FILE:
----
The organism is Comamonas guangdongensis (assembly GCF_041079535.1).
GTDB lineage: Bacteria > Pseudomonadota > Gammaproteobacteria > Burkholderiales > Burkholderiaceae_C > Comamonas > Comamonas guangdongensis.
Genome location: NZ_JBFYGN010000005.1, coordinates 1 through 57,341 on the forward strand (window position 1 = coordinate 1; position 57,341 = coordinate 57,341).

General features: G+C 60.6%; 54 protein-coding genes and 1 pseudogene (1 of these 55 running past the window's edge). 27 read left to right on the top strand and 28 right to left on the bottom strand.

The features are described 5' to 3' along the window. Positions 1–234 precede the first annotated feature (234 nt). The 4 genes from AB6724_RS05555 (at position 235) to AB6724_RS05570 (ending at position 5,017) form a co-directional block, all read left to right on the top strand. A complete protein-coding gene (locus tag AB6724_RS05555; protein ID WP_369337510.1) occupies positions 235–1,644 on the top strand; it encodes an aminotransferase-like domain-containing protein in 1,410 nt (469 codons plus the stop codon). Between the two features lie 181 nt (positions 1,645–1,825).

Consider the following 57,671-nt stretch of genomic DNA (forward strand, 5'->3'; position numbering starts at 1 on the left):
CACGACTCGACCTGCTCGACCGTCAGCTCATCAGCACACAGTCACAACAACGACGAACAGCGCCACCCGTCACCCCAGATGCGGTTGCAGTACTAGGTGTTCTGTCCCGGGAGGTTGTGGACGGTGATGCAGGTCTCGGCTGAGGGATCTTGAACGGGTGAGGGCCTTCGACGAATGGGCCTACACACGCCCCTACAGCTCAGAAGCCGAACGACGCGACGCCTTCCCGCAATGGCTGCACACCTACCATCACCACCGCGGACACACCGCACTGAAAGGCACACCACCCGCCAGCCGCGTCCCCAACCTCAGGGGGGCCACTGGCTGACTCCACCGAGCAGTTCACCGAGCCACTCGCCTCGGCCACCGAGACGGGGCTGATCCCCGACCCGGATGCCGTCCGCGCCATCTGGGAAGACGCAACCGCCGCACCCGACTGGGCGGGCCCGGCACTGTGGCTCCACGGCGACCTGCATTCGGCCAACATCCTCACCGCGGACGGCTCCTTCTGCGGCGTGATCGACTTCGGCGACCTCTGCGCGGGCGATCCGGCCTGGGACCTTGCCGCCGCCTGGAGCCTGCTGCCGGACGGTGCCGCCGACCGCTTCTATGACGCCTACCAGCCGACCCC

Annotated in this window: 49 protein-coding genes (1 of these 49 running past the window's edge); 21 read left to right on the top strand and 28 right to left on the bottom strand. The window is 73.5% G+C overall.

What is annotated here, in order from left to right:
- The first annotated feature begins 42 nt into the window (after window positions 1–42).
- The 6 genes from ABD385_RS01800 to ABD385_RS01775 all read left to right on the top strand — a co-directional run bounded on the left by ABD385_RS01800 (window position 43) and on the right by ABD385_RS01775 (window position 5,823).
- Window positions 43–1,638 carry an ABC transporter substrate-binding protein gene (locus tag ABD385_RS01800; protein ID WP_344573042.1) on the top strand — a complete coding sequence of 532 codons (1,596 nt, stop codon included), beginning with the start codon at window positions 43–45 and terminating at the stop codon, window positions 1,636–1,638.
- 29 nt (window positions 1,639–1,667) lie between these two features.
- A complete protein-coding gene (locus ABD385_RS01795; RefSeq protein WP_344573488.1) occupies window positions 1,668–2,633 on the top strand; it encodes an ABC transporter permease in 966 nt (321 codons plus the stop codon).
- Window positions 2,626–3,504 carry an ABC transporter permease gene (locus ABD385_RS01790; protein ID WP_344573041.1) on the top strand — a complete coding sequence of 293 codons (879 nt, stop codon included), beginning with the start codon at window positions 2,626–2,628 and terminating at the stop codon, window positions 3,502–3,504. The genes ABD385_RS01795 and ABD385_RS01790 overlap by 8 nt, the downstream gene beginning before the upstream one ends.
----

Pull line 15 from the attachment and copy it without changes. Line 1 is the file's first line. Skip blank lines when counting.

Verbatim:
- Window positions 2,626–3,504 carry an ABC transporter permease gene (locus ABD385_RS01790; protein ID WP_344573041.1) on the top strand — a complete coding sequence of 293 codons (879 nt, stop codon included), beginning with the start codon at window positions 2,626–2,628 and terminating at the stop codon, window positions 3,502–3,504. The genes ABD385_RS01795 and ABD385_RS01790 overlap by 8 nt, the downstream gene beginning before the upstream one ends.